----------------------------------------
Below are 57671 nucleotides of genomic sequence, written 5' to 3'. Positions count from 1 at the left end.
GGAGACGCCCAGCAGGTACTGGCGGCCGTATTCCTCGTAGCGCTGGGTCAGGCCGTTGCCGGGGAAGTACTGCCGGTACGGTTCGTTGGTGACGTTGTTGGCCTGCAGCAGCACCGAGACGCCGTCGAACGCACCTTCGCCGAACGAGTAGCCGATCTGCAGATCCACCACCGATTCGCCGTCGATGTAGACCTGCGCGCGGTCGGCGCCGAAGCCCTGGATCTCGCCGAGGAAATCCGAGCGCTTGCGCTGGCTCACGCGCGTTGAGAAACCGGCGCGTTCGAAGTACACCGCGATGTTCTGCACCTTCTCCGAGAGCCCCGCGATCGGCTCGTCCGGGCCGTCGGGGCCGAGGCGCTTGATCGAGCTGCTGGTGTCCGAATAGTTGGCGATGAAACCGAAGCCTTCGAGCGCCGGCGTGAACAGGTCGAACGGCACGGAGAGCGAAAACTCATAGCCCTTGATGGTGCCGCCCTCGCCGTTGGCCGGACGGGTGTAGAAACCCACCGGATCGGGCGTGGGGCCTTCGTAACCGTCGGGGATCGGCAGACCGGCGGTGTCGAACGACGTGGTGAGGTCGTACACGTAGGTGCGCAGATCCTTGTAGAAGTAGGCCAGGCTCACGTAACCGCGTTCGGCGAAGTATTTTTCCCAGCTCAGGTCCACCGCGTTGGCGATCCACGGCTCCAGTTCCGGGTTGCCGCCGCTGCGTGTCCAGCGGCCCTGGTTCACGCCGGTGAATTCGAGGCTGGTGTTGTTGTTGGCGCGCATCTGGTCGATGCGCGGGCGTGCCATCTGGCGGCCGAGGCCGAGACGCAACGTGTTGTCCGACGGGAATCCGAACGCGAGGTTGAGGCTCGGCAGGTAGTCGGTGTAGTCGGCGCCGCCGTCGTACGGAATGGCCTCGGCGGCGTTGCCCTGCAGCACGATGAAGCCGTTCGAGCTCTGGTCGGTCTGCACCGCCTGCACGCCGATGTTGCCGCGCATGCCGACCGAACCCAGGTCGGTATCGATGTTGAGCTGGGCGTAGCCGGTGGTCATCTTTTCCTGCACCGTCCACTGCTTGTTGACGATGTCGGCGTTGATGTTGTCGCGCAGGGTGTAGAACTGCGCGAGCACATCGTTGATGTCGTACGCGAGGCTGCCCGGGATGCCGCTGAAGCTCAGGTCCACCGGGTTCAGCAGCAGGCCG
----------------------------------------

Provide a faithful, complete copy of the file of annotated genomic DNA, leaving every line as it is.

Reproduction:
Below are 57671 nucleotides of genomic sequence, written 5' to 3'. Positions count from 1 at the left end.
GGAGACGCCCAGCAGGTACTGGCGGCCGTATTCCTCGTAGCGCTGGGTCAGGCCGTTGCCGGGGAAGTACTGCCGGTACGGTTCGTTGGTGACGTTGTTGGCCTGCAGCAGCACCGAGACGCCGTCGAACGCACCTTCGCCGAACGAGTAGCCGATCTGCAGATCCACCACCGATTCGCCGTCGATGTAGACCTGCGCGCGGTCGGCGCCGAAGCCCTGGATCTCGCCGAGGAAATCCGAGCGCTTGCGCTGGCTCACGCGCGTTGAGAAACCGGCGCGTTCGAAGTACACCGCGATGTTCTGCACCTTCTCCGAGAGCCCCGCGATCGGCTCGTCCGGGCCGTCGGGGCCGAGGCGCTTGATCGAGCTGCTGGTGTCCGAATAGTTGGCGATGAAACCGAAGCCTTCGAGCGCCGGCGTGAACAGGTCGAACGGCACGGAGAGCGAAAACTCATAGCCCTTGATGGTGCCGCCCTCGCCGTTGGCCGGACGGGTGTAGAAACCCACCGGATCGGGCGTGGGGCCTTCGTAACCGTCGGGGATCGGCAGACCGGCGGTGTCGAACGACGTGGTGAGGTCGTACACGTAGGTGCGCAGATCCTTGTAGAAGTAGGCCAGGCTCACGTAACCGCGTTCGGCGAAGTATTTTTCCCAGCTCAGGTCCACCGCGTTGGCGATCCACGGCTCCAGTTCCGGGTTGCCGCCGCTGCGTGTCCAGCGGCCCTGGTTCACGCCGGTGAATTCGAGGCTGGTGTTGTTGTTGGCGCGCATCTGGTCGATGCGCGGGCGTGCCATCTGGCGGCCGAGGCCGAGACGCAACGTGTTGTCCGACGGGAATCCGAACGCGAGGTTGAGGCTCGGCAGGTAGTCGGTGTAGTCGGCGCCGCCGTCGTACGGAATGGCCTCGGCGGCGTTGCCCTGCAGCACGATGAAGCCGTTCGAGCTCTGGTCGGTCTGCACCGCCTGCACGCCGATGTTGCCGCGCATGCCGACCGAACCCAGGTCGGTATCGATGTTGAGCTGGGCGTAGCCGGTGGTCATCTTTTCCTGCACCGTCCACTGCTTGTTGACGATGTCGGCGTTGATGTTGTCGCGCAGGGTGTAGAACTGCGCGAGCACATCGTTGATGTCGTACGCGAGGCTGCCCGGGATGCCGCTGAAGCTCAGGTCCACCGGGTTCAGCAGCAGGCCG